Zambian Bill to Mandate HIV Testing for Presidential Candidates Delayed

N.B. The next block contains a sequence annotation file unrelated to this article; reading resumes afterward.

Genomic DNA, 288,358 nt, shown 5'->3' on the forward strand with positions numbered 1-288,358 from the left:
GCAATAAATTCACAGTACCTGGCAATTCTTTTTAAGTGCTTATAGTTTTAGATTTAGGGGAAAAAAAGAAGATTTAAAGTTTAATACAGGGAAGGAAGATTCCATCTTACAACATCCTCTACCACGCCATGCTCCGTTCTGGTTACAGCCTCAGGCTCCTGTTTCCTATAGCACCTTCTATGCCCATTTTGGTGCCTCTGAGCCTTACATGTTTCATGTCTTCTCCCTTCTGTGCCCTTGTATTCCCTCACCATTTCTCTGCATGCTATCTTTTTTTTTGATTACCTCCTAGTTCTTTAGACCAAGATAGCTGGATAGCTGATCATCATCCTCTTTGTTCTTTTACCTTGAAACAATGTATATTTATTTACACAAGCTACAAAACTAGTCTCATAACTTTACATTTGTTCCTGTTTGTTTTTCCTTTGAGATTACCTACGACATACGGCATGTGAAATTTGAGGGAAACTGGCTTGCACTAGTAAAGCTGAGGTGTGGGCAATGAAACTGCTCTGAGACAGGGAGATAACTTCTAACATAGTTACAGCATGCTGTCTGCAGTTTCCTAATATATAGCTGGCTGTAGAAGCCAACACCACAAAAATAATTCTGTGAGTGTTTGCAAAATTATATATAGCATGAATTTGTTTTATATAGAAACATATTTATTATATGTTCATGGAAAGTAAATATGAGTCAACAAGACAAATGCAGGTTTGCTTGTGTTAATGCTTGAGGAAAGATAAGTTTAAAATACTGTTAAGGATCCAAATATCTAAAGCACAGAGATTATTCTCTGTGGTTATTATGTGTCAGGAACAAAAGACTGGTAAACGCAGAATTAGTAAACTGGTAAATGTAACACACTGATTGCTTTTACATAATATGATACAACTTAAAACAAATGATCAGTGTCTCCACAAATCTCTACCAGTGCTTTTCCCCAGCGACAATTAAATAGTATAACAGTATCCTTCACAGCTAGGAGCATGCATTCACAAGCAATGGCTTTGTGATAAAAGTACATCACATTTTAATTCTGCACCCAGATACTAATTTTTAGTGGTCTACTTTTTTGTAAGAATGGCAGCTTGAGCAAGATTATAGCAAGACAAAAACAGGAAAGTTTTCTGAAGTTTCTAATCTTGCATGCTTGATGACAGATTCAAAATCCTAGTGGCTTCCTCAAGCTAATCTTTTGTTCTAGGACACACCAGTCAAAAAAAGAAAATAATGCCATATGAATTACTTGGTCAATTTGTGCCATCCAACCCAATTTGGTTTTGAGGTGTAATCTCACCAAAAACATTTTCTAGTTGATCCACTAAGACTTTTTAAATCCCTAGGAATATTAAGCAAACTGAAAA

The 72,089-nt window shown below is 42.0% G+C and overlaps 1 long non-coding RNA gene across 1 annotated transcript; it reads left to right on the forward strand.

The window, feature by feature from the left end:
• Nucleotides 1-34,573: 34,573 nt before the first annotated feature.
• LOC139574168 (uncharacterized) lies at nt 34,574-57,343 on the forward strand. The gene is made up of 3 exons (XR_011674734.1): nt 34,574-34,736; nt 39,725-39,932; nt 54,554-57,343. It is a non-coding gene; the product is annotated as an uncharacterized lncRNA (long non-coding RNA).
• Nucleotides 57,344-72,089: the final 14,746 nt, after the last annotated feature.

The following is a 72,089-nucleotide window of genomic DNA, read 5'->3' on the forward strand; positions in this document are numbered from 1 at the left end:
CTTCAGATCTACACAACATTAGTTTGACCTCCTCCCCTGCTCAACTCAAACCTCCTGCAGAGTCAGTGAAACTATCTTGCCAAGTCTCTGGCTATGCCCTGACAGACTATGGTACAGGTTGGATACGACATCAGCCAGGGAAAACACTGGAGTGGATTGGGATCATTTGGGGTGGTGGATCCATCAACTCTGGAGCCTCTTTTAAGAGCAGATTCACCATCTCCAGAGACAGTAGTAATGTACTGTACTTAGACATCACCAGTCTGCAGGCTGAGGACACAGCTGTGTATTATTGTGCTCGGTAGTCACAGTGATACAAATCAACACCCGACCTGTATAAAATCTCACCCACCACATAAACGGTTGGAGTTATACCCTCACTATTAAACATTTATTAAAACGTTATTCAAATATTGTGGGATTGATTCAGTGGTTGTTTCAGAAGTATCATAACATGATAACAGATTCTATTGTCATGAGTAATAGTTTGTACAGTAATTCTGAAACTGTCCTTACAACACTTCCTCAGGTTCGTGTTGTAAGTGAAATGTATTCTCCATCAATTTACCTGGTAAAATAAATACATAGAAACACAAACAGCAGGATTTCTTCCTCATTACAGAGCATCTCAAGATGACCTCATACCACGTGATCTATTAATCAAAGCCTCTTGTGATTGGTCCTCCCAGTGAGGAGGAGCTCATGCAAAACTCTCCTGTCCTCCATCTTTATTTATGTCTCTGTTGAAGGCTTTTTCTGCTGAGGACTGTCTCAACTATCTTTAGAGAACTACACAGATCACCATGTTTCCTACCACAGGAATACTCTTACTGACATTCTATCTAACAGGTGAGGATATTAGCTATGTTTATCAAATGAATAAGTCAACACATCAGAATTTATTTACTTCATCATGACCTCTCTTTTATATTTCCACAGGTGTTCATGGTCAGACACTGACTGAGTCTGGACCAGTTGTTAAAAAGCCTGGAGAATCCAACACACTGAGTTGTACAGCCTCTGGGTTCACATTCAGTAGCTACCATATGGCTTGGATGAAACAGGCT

The Zambian cabinet is "split" over whether to introduce legislation that would force presidential candidates to have an HIV test before general elections this year, government sources said yesterday. Reuters reports that the bill, which was scheduled to be debated at an emergency session of Parliament on Friday, may not advance to the Parliament because politicians in the "deeply conservative" African nation "shy away" from talking about AIDS in public. The bill's "implications are enormous," a minister told Reuters, adding, "It would also mean that the next president could choose to submit those wishing to take up cabinet posts and top government jobs to AIDS tests, and this has many people deeply uncomfortable." Levy Patrick Mwanawasa, candidate of the ruling Movement for Multiparty Democracy, on Wednesday "urged" fellow presidential hopefuls to have HIV tests in an effort to raise public awareness and ensure that Zambia's next leader is "medically fit." But Godfrey Miyanda, the Heritage Party candidate, rejected the proposed bill on Thursday, saying it was "discriminatory" and an "infringement of human rights." Miyanda questioned the timing of the legislation, noting that it would "defeat the fight against stigmatisation of those living with AIDS." In addition to the presidential testing mandate, the bill calls for a 20-year jail term for anyone who deliberately spreads HIV. Zambian President Frederick Chiluba, who has not yet provided a firm date for elections, has called AIDS the nation's biggest development challenge (Reuters, 11/1).This is part of the KHN Morning Briefing, a summary of health policy coverage from major news organizations. Sign up for an email subscription.